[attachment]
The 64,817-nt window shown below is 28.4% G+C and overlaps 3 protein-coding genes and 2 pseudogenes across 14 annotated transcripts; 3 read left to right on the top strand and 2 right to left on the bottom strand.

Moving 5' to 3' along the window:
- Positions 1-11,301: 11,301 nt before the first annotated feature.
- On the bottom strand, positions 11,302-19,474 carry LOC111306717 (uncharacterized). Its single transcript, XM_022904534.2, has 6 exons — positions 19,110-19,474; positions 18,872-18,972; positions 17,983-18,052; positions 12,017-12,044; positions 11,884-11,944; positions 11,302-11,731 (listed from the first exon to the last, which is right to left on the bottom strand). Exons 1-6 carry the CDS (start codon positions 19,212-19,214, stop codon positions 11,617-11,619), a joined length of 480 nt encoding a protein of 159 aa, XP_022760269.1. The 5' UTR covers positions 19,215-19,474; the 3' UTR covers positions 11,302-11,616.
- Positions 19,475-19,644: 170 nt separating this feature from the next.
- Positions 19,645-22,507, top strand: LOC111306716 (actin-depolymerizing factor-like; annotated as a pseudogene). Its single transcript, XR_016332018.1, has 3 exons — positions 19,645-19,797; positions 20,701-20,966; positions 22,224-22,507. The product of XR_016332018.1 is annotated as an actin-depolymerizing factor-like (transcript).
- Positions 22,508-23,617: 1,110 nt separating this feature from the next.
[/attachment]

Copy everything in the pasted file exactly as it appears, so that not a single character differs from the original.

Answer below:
The 64,817-nt window shown below is 28.4% G+C and overlaps 3 protein-coding genes and 2 pseudogenes across 14 annotated transcripts; 3 read left to right on the top strand and 2 right to left on the bottom strand.

Moving 5' to 3' along the window:
- Positions 1-11,301: 11,301 nt before the first annotated feature.
- On the bottom strand, positions 11,302-19,474 carry LOC111306717 (uncharacterized). Its single transcript, XM_022904534.2, has 6 exons — positions 19,110-19,474; positions 18,872-18,972; positions 17,983-18,052; positions 12,017-12,044; positions 11,884-11,944; positions 11,302-11,731 (listed from the first exon to the last, which is right to left on the bottom strand). Exons 1-6 carry the CDS (start codon positions 19,212-19,214, stop codon positions 11,617-11,619), a joined length of 480 nt encoding a protein of 159 aa, XP_022760269.1. The 5' UTR covers positions 19,215-19,474; the 3' UTR covers positions 11,302-11,616.
- Positions 19,475-19,644: 170 nt separating this feature from the next.
- Positions 19,645-22,507, top strand: LOC111306716 (actin-depolymerizing factor-like; annotated as a pseudogene). Its single transcript, XR_016332018.1, has 3 exons — positions 19,645-19,797; positions 20,701-20,966; positions 22,224-22,507. The product of XR_016332018.1 is annotated as an actin-depolymerizing factor-like (transcript).
- Positions 22,508-23,617: 1,110 nt separating this feature from the next.